1. Slow releasing, low GI carbohydrates
Carbohydrates are essential for the uptake of serotonin — the number one neurotransmitter or brain chemical responsible for promoting feelings of happiness, calm and relaxation. Research shows that slow releasing, low glycaemic carbohydrates such as wholegrain breads, cereals, oatmeal, brown rice and oats are particularly beneficial as not only do they stimulate the uptake of serotonin, they also help to prevent fluctuations in mood by keeping energy levels constant throughout the day
2. Turkey and chicken
Turkey and chicken along with other protein rich foods such as fish, beans, nuts and seeds all contain tryptophan - an amino acid essential for the production of the happy hormone, serotonin.
3. Oily fish
Low levels of omega three fatty acids can trigger low mood and increase vulnerability to depression so eat plenty of fresh tuna (not canned), salmon, trout, mackerel, sardines, avocado, nuts, seeds and oils such as hemp and flaxseed. These are all rich in omega three fatty acids and eating them on a regular basis has been shown to significantly improve the way that we feel.
Dehydration can be a major cause of fatigue and with fatigue comes irritability and bad moods so make sure you drink at least two litres of water a day. If plain water really doesn't float your boat, try diluting fresh fruit juices or adding a little flavour in the form of fresh mint or lemon and plenty of ice.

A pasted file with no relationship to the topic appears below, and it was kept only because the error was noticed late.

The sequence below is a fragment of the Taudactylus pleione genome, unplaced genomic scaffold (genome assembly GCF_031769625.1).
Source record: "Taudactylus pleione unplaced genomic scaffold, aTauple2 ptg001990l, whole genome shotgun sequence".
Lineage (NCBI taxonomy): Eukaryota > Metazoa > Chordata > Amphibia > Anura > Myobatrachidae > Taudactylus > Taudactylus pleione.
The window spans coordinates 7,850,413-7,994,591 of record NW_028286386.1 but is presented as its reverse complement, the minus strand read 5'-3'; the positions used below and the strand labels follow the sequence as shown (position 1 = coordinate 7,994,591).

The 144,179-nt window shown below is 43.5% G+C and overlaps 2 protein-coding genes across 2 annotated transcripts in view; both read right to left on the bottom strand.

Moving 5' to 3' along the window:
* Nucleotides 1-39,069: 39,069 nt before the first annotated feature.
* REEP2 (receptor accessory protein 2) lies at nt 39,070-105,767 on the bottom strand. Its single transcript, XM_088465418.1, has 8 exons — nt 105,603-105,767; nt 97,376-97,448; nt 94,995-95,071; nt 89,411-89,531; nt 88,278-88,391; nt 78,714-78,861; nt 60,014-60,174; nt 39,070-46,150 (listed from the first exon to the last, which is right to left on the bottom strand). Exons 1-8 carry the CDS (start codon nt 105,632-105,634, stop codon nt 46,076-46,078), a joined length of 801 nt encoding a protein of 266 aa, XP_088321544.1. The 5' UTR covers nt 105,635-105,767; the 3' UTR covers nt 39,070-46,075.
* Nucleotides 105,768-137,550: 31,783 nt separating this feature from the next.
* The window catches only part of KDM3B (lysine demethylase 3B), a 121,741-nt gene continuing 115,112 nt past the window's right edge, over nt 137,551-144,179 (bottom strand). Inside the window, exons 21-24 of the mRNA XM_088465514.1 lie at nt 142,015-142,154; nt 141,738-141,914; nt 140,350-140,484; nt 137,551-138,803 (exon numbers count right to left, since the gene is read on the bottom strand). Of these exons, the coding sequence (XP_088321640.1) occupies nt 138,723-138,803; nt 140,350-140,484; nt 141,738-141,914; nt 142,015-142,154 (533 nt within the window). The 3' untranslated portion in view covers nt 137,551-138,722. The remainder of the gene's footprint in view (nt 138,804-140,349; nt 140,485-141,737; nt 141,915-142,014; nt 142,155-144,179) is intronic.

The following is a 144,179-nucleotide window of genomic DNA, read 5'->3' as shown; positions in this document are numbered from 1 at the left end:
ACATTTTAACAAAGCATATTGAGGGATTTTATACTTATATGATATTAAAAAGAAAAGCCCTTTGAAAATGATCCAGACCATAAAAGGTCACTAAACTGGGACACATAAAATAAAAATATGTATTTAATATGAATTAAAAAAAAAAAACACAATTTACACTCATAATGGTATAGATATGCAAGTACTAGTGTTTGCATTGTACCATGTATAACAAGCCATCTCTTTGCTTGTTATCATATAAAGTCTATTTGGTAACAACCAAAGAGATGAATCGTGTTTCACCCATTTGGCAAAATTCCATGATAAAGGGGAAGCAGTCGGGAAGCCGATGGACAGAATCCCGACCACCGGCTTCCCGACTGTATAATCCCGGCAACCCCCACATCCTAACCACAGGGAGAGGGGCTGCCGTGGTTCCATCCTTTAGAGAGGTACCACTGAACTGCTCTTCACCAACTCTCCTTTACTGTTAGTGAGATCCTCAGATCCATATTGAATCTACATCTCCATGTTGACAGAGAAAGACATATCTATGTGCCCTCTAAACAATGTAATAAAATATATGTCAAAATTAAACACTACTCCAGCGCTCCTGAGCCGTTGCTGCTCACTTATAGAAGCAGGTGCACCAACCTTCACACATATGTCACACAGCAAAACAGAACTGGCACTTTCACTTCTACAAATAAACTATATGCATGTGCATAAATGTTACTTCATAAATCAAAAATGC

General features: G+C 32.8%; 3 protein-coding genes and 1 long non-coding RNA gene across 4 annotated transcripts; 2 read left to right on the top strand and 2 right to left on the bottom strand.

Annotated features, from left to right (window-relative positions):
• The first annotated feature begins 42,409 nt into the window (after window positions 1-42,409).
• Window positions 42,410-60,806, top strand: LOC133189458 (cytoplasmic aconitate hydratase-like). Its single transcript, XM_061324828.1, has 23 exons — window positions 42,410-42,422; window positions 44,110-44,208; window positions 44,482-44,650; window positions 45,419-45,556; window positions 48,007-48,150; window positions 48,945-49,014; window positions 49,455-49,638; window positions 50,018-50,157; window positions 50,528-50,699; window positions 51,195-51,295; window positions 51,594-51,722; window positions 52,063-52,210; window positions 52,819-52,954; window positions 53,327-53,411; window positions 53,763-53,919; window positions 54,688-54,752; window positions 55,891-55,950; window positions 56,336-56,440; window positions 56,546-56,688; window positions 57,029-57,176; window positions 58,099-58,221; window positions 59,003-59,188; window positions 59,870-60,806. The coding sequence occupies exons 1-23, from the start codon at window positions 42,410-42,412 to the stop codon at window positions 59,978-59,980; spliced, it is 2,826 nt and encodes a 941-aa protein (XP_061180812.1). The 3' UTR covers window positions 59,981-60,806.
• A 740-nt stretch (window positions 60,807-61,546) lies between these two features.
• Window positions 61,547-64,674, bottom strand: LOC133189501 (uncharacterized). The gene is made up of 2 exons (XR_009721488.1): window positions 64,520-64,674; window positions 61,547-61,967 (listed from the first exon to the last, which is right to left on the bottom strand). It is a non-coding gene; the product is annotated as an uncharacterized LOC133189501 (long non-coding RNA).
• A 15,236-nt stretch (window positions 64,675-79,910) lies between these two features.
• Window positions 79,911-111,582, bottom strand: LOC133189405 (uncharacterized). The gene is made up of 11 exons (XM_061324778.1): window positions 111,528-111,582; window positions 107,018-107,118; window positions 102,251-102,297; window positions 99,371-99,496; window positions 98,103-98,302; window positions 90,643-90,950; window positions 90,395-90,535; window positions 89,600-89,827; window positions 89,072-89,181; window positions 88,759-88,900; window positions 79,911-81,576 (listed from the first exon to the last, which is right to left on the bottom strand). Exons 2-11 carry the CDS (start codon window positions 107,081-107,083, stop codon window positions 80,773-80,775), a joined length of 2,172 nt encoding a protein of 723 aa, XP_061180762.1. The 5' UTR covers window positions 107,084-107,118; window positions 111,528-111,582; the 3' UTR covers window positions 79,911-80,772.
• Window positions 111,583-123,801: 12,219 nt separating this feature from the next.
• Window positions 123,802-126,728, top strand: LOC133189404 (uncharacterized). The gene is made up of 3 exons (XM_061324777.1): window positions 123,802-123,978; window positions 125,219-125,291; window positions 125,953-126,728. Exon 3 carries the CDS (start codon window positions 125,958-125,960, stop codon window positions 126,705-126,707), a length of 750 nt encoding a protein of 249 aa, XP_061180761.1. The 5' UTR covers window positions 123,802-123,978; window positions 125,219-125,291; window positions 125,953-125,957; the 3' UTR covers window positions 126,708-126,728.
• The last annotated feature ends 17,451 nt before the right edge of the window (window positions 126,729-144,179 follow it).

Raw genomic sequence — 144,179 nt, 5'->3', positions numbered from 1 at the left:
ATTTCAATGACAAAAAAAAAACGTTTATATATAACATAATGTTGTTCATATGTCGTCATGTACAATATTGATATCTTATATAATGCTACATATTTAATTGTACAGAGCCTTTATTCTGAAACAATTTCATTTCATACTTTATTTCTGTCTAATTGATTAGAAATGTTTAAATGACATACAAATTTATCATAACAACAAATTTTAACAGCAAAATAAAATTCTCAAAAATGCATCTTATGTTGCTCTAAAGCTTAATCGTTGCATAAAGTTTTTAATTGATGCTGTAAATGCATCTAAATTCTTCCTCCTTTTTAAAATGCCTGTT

5. Fruit and vegetables
Even very small deficiencies in certain vitamins and minerals can have a profound affect on the way that you feel so it's perhaps not surprising that in a survey of over 200 people, (backed by the mental health charity 'Mind') over 78% of people found that when they included a wide variety of fruit and vegetables into their diets their mood considerably improved.
Research shows that people who eat a high-fibre diet, particularly one that contains plenty of whole grains such as wholegrain bread, cereals, oats, barley, brown rice and oatmeal are less emotionally distressed; have a more positive mood; have less difficulty falling asleep and lower depression scores than people who eat a low-fibre diet. Experts believe that the role fibre plays in keeping blood sugars constant and energy levels high plus the increase in vitamins (particularly the stress fighting B vitamins) and minerals often associated with a high fibre diet may be just two reasons why fibre intake is so closely associated with a happier state of mind.